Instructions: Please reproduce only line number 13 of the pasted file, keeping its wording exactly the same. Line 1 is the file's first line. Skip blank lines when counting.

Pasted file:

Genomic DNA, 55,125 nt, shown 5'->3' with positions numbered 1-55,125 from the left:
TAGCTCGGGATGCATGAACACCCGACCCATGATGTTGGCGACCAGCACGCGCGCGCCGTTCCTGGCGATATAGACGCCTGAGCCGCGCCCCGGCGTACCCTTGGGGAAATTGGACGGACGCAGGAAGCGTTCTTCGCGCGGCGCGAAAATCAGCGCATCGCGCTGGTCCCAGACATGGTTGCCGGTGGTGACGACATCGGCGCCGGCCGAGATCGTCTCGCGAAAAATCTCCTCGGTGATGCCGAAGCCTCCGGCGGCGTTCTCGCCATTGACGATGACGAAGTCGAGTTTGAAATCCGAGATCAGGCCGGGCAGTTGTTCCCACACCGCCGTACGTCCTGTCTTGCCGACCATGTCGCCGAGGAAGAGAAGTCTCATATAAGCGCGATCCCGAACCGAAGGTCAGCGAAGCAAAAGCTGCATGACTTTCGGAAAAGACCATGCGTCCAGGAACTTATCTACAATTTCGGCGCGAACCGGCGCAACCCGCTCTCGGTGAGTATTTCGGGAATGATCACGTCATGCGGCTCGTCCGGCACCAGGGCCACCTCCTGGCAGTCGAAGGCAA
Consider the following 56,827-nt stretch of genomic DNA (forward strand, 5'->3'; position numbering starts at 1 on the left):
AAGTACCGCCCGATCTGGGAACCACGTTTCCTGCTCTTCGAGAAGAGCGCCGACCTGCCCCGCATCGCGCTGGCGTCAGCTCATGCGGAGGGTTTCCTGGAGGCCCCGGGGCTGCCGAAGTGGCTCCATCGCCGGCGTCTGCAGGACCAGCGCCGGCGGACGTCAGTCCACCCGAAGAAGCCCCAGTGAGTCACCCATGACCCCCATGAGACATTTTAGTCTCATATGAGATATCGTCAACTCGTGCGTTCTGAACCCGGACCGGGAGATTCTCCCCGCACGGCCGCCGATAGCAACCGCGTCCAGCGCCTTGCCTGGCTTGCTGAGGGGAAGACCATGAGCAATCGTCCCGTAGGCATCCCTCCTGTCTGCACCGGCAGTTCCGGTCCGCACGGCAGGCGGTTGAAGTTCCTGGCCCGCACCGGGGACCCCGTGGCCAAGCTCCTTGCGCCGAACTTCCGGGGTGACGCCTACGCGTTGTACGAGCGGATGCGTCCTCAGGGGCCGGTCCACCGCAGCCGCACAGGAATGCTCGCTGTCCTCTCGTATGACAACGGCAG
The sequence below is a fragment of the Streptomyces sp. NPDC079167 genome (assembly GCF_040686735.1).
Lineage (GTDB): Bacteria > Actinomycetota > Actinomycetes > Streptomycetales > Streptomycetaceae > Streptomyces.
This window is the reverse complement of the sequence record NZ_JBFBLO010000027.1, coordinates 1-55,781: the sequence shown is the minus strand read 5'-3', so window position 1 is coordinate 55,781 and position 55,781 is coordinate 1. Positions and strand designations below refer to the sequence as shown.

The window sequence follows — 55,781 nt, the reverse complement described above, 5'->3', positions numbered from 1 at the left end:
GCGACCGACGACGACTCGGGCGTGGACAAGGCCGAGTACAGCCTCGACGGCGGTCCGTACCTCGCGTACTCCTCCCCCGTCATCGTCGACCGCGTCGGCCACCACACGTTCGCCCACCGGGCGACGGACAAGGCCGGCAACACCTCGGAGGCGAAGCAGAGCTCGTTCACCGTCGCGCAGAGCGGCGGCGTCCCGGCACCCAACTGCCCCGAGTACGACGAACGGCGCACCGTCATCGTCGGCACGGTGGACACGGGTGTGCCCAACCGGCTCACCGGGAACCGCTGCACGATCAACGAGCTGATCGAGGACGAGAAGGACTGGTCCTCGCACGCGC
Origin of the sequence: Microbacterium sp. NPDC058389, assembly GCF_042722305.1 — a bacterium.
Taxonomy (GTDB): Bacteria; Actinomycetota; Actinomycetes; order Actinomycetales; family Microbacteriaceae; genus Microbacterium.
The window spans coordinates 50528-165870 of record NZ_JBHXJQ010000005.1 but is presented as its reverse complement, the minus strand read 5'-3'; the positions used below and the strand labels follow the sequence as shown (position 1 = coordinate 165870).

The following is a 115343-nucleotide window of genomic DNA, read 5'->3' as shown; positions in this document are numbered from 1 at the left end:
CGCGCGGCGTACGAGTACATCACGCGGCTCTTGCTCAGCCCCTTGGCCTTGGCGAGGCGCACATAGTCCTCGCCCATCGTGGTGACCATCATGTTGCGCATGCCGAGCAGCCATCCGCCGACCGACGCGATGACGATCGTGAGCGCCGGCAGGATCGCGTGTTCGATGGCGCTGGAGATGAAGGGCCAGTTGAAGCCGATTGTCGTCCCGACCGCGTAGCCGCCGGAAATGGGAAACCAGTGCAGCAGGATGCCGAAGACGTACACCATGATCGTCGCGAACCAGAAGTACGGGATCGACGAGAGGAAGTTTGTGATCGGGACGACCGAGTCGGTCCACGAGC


The following is a 115343-nucleotide window of genomic DNA, read 5'->3' as shown; positions in this document are numbered from 1 at the left end: